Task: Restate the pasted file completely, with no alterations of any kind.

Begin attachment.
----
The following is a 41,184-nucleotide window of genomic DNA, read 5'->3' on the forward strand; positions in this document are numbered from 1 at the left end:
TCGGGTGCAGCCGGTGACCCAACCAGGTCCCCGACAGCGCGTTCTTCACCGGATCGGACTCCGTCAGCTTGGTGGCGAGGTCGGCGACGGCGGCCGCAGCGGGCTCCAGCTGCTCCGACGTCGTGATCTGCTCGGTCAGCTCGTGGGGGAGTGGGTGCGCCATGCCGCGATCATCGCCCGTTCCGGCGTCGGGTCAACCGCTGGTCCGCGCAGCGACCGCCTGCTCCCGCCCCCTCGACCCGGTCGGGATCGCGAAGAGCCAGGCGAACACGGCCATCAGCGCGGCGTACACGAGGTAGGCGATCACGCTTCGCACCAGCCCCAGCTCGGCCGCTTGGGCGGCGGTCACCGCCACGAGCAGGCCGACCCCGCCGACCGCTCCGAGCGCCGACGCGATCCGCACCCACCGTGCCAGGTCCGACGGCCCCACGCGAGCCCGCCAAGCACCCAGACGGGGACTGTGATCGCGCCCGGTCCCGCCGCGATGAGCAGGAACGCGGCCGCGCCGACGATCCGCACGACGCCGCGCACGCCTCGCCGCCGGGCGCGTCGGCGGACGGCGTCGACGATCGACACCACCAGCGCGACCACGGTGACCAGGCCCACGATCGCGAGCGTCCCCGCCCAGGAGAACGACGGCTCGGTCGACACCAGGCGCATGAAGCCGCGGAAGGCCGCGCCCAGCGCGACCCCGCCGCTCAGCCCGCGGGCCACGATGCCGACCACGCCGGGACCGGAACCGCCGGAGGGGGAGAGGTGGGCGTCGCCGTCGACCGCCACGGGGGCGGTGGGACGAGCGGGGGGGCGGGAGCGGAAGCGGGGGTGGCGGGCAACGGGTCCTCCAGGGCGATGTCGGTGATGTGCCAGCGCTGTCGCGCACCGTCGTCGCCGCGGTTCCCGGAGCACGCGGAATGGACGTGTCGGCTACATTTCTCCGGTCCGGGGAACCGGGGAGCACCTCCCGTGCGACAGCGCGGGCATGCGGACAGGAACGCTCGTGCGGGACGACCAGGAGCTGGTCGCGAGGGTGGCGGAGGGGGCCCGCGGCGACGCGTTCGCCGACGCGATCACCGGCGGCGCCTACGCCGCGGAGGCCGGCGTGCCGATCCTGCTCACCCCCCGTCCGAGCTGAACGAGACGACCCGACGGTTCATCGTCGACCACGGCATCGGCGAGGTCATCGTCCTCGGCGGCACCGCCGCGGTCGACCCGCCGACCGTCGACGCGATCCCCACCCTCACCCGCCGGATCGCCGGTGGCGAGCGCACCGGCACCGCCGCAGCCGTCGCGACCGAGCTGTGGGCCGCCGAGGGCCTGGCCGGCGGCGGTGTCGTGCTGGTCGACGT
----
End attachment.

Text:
The following is a 41,184-nucleotide window of genomic DNA, read 5'->3' on the forward strand; positions in this document are numbered from 1 at the left end:
TCGGGTGCAGCCGGTGACCCAACCAGGTCCCCGACAGCGCGTTCTTCACCGGATCGGACTCCGTCAGCTTGGTGGCGAGGTCGGCGACGGCGGCCGCAGCGGGCTCCAGCTGCTCCGACGTCGTGATCTGCTCGGTCAGCTCGTGGGGGAGTGGGTGCGCCATGCCGCGATCATCGCCCGTTCCGGCGTCGGGTCAACCGCTGGTCCGCGCAGCGACCGCCTGCTCCCGCCCCCTCGACCCGGTCGGGATCGCGAAGAGCCAGGCGAACACGGCCATCAGCGCGGCGTACACGAGGTAGGCGATCACGCTTCGCACCAGCCCCAGCTCGGCCGCTTGGGCGGCGGTCACCGCCACGAGCAGGCCGACCCCGCCGACCGCTCCGAGCGCCGACGCGATCCGCACCCACCGTGCCAGGTCCGACGGCCCCACGCGAGCCCGCCAAGCACCCAGACGGGGACTGTGATCGCGCCCGGTCCCGCCGCGATGAGCAGGAACGCGGCCGCGCCGACGATCCGCACGACGCCGCGCACGCCTCGCCGCCGGGCGCGTCGGCGGACGGCGTCGACGATCGACACCACCAGCGCGACCACGGTGACCAGGCCCACGATCGCGAGCGTCCCCGCCCAGGAGAACGACGGCTCGGTCGACACCAGGCGCATGAAGCCGCGGAAGGCCGCGCCCAGCGCGACCCCGCCGCTCAGCCCGCGGGCCACGATGCCGACCACGCCGGGACCGGAACCGCCGGAGGGGGAGAGGTGGGCGTCGCCGTCGACCGCCACGGGGGCGGTGGGACGAGCGGGGGGGCGGGAGCGGAAGCGGGGGTGGCGGGCAACGGGTCCTCCAGGGCGATGTCGGTGATGTGCCAGCGCTGTCGCGCACCGTCGTCGCCGCGGTTCCCGGAGCACGCGGAATGGACGTGTCGGCTACATTTCTCCGGTCCGGGGAACCGGGGAGCACCTCCCGTGCGACAGCGCGGGCATGCGGACAGGAACGCTCGTGCGGGACGACCAGGAGCTGGTCGCGAGGGTGGCGGAGGGGGCCCGCGGCGACGCGTTCGCCGACGCGATCACCGGCGGCGCCTACGCCGCGGAGGCCGGCGTGCCGATCCTGCTCACCCCCCGTCCGAGCTGAACGAGACGACCCGACGGTTCATCGTCGACCACGGCATCGGCGAGGTCATCGTCCTCGGCGGCACCGCCGCGGTCGACCCGCCGACCGTCGACGCGATCCCCACCCTCACCCGCCGGATCGCCGGTGGCGAGCGCACCGGCACCGCCGCAGCCGTCGCGACCGAGCTGTGGGCCGCCGAGGGCCTGGCCGGCGGCGGTGTCGTGCTGGTCGACGT